As a side note, I get the sense that writing this was a lot like childbirth — you toil and fight with sweat and tears, give up, then do it all over and over again until you think you are literally on the edge of death, but then in an instant of release, it all makes sense and is all worth it. Bravo for your hard work!
beautifully told at the perfect pace in a timeless lens
I echo everything others have already said here. As I mentioned to you, this is one of the most powerful things I've read in a long time. I'm going to be coming back to it more than once, because there's so much wisdom and beauty in here. Rick said it well - I think you may be in that second category.
As someone on a similar journey - trying to figure out what we're doing here, what constitutes a life well-lived, and by extension what is worth dying for - I'm deeply inspired by your lifelong curiosity, humility, and pursuit of meaning. It's hard to remain nihilistic when I read something like this.
Thank you, so much, for writing and sharing.
Great stuff my man. You had me at BC
Latham. I know you weaved in Socrates here, but I was taken in by Wilfred Owen for the way you (and the poem) reminded me of the feelings I had when I read this at school. Those feelings and sensations in my body - the visceral sting of loss, regret, misguided ideals - sang out again, just as they did as I read your essay. It’s not often that I read something that connects viscerally. I’m glad you found your voice in this piece and you persevered with the edits. If anything I’m actually rather missing the opportunity to have been part of the creative process, to see it unfold, and to see your deepening the connection to yourself along the way.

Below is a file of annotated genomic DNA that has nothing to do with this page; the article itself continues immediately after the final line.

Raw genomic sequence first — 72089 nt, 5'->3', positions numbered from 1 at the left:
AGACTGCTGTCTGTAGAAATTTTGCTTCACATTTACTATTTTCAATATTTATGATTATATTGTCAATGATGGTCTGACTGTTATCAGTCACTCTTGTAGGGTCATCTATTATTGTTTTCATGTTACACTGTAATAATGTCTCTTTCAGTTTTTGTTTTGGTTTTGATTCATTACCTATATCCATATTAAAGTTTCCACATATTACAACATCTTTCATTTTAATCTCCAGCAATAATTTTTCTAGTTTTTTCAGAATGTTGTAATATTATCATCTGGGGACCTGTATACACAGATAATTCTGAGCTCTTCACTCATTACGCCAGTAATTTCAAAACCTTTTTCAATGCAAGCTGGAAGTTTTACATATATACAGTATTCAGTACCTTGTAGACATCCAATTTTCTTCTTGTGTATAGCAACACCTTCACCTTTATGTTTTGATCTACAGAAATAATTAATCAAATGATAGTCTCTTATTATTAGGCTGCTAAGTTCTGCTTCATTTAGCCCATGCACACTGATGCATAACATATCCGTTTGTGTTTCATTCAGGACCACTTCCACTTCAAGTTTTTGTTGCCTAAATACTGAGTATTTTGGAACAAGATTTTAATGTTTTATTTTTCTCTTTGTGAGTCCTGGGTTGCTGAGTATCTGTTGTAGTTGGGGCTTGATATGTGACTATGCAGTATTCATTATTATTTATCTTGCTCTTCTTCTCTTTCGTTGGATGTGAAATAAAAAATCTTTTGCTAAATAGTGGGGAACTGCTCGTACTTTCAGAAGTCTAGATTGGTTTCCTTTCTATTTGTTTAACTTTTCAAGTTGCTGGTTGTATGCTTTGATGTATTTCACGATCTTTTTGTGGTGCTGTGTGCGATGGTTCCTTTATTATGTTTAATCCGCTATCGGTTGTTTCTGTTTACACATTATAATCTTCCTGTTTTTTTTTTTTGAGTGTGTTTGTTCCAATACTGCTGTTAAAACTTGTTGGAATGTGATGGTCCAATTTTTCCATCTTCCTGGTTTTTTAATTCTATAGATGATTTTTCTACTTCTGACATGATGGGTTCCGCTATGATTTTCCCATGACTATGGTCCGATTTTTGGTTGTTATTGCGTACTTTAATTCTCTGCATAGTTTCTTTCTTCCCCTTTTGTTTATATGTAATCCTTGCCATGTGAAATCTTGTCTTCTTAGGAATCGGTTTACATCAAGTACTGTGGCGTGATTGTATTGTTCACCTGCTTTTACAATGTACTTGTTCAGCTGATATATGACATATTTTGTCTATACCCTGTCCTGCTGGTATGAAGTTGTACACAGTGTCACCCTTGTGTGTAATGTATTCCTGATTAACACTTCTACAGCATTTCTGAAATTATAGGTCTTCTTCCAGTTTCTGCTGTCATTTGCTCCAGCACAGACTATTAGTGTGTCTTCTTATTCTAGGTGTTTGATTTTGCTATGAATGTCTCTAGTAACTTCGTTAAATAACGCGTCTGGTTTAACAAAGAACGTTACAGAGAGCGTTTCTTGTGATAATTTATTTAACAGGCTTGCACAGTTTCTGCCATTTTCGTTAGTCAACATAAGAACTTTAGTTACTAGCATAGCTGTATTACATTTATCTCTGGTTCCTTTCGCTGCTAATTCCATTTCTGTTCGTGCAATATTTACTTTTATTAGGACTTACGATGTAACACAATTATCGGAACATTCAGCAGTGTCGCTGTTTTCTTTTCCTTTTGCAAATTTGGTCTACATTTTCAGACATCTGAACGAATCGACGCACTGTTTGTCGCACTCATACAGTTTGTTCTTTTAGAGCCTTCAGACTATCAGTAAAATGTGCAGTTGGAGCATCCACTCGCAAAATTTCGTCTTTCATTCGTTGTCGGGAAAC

A truly beautiful piece.
Thank you 🙏
Wow Latham, incredible essay. SO many emotions stirred up while I read this, it gave me chills (all in a good way). I love how you weaved Socrates’s story throughout your story. I’m really inspired and thankful/grateful to have been part of your creative process on this. I’ll be thinking about your question for a while. Thank you again for sharing your incredible story, and for your service <3
*stands up clapping* what a powerful reflection Latham. I feel like I learned so much about you in this piece. You took us on a journey of transformation without confusing or overwhelming us. I think there is more to explore about the idea of honor, and I think you have a pretty interesting perspective on it. This piece definitely makes you think. Thank you for writing it!
Latham, I find myself in agreement with Karena, there is too much to re-quote, but know that throughout the whole piece I lingered in wonder at your articulate vulnerability. It's no easy task to skillfully allow others to watch you think and grow, but your writing feels like a such a window. Listening to your often expressed longing for community I suspect that there is an intelligence at play which has delayed the easy discovery of some group or place you can land out of its need for you to share these thoughts with others. Some people need to join communities, some need to start them. I suspect you might be a player in the second category.
I never cease to be challenged by your essays, Latham. They force me to think deeply and engage on topics. Thank you for this structured, evocative conversation into deep territory.
Too much to re-quote. But I love this "I realized I hadn’t wasted my time honing my devotion to an ideal; I had honed myself to seek the right ideals."
Dude I love this. It’s full of so much emotion and tension, both personal and universal. I grapple with the same kinds of questions, like is life all about the next generation (stealing licks of your daughter’s ice cream and sharing jokes at the dinner table), or something else? I don’t have kids, and I often wonder if my existential tension would disappear if I popped out a couple little ones. Shrug. I guess each of us has to decide for ourselves...